Uganda’s government specializes in reaping what they did not sow. In the past decade, young Ugandans thrived on YouTube, marketed their businesses online, and made money through social media. This was until the government saw this economic opportunity and imposed a social media tax (known as OTT or over-the-top). The OTT tax blocks more than 50 apps including Facebook, Snapchat, WhatsApp, and even Tinder until additional fees are paid.
Since most Ugandans do not have access to WiFi, they depend on daily/weekly internet subscriptions. The OTT tax requires an added fee to access social media even after paying for internet subscriptions. The fees range from $0.05 cents for daily subscriptions to $19 for annual subscriptions.
Though these fees seem insignificant in dollars, in Uganda shillings, they are quite significant. According to a study, the OTT tax is more than 6% of people’s monthly income, which is less than $27 per month. And 74% of Ugandan content creators reported earning less income since the tax was implemented. Those who avoided this tax with VPNs faced fines of up to 500,000ugx ($135). Out of the 10 million internet users in Uganda, only 2.5 million use social media, so the government could potentially earn over $40 million in taxes annually. But that’s not how it worked.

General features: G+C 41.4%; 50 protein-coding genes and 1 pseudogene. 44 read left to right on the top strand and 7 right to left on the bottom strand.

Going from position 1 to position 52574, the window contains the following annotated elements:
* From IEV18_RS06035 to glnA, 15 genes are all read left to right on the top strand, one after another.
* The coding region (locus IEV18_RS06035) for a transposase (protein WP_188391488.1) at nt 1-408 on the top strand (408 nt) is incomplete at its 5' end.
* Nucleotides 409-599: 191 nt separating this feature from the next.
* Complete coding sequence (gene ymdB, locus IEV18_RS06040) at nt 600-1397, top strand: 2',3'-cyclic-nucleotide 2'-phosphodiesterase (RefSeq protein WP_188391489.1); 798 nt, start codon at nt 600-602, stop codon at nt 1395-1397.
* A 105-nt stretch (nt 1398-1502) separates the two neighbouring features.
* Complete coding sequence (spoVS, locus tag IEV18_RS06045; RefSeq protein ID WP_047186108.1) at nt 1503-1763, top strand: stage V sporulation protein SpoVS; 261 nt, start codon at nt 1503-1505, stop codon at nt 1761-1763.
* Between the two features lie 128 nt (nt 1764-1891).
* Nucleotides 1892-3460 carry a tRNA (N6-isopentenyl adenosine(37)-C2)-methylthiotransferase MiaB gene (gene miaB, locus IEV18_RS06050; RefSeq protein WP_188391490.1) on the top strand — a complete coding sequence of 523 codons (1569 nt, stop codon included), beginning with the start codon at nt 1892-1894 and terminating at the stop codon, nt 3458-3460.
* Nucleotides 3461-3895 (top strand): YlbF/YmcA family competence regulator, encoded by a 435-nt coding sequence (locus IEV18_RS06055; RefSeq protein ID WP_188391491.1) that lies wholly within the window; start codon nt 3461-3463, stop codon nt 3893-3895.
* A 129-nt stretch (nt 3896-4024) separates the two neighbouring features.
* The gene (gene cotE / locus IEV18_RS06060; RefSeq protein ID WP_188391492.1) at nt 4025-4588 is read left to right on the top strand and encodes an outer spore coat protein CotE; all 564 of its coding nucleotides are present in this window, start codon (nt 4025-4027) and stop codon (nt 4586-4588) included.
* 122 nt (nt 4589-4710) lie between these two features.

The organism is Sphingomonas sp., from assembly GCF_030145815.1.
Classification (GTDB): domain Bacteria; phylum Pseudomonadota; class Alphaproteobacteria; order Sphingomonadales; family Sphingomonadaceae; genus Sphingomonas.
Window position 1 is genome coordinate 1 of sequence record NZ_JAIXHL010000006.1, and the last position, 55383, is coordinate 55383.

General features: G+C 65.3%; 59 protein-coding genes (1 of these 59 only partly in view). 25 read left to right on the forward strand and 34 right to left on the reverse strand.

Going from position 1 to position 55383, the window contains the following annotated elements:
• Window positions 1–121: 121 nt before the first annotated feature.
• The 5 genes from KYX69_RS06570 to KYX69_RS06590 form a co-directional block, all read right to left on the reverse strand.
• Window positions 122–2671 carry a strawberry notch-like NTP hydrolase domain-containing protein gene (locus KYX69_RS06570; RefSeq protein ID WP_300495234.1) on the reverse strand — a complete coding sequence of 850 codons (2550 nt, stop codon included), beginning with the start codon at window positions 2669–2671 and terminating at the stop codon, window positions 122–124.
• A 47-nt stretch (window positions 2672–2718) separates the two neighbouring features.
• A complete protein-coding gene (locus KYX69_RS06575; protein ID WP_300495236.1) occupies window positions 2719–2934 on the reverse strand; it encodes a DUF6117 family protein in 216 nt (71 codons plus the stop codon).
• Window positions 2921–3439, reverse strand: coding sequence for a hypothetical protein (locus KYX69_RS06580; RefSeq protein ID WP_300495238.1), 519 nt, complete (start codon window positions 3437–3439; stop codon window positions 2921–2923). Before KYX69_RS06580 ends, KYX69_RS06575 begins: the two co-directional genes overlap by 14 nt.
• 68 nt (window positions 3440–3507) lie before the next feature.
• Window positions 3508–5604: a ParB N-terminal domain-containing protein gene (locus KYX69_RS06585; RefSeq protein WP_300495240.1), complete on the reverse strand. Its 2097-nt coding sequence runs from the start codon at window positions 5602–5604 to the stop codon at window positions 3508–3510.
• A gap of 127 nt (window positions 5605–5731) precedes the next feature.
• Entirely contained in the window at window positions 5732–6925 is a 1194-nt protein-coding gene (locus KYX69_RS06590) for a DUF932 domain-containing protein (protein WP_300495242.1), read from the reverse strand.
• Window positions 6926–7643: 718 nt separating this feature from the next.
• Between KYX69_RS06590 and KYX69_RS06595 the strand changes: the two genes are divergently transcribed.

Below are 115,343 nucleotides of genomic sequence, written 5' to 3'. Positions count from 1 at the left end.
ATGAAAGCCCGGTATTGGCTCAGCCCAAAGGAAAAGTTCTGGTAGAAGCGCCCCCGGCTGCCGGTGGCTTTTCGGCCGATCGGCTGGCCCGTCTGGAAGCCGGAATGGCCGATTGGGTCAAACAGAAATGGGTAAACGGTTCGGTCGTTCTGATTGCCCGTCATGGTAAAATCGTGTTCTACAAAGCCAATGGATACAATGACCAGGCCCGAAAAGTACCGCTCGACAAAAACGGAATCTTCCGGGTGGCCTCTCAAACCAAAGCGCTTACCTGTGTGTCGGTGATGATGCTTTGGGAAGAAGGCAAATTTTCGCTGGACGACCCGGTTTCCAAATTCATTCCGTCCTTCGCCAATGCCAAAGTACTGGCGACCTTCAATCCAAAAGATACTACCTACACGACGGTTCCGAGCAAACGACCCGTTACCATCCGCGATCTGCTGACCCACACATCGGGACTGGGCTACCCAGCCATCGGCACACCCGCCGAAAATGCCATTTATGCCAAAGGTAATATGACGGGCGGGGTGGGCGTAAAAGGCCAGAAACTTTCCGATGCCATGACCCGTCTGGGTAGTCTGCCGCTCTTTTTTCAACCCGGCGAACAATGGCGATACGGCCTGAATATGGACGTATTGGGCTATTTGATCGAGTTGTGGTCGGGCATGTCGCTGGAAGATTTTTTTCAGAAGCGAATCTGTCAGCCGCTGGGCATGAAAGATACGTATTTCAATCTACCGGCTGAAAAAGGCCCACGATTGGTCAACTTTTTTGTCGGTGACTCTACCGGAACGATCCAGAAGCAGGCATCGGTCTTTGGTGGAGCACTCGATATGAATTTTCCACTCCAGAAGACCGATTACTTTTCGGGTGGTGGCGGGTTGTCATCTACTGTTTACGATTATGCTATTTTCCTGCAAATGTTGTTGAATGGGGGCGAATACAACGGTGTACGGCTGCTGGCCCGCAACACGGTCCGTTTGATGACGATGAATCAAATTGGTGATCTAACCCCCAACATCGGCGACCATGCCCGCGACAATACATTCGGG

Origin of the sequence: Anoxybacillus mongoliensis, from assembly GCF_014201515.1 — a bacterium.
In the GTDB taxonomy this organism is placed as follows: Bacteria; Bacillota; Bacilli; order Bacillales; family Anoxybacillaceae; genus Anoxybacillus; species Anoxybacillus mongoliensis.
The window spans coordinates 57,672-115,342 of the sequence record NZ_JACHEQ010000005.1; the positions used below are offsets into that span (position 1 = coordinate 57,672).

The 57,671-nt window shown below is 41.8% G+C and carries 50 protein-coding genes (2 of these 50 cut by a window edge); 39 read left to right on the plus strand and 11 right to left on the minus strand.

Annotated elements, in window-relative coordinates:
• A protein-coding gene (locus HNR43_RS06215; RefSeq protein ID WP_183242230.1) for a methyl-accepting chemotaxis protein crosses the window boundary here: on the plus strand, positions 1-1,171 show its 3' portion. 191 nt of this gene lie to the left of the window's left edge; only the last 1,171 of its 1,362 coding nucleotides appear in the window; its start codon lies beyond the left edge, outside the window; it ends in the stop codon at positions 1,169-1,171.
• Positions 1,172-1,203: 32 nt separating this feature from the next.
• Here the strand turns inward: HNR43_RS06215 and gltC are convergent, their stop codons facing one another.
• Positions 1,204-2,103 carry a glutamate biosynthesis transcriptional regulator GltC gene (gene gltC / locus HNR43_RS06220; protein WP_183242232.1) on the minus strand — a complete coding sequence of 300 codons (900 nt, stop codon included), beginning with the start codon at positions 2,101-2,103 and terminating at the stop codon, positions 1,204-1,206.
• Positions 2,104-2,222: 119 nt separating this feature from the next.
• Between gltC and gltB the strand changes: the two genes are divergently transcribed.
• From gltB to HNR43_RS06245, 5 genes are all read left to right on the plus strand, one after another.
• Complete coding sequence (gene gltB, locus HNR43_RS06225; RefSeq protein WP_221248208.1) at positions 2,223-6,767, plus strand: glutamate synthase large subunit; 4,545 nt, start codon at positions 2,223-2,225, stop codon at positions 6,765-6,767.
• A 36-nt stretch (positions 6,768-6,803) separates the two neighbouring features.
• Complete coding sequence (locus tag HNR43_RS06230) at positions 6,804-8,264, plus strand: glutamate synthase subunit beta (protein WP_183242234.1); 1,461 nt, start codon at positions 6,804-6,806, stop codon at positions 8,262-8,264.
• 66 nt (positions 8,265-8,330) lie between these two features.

Unsurprisingly, after this OTT tax was introduced in 2019, internet usage dropped by 30%. Influencers, YouTubers, and online business owners were greatly affected by this because fewer people in Uganda could consume their content. YouTubers and content creators in particular were sincerely frustrated.
Josephine Kakooza, a former content creator and YouTuber told the Daily Dot: “The government has an obsession with controlling the narrative and trying to control wealth. This is why they had to take a piece of the pie because of their greed.”
Her and other content creators have emphasized how people who profit from the digital market are usually the wealthy, affluent individuals who already have large followings and connections. Kakooza continues, “People in privileged positions are able to thrive on the digital market, but those who aren’t in this category are left behind. Which means that the rich get richer and the poor remain poor.”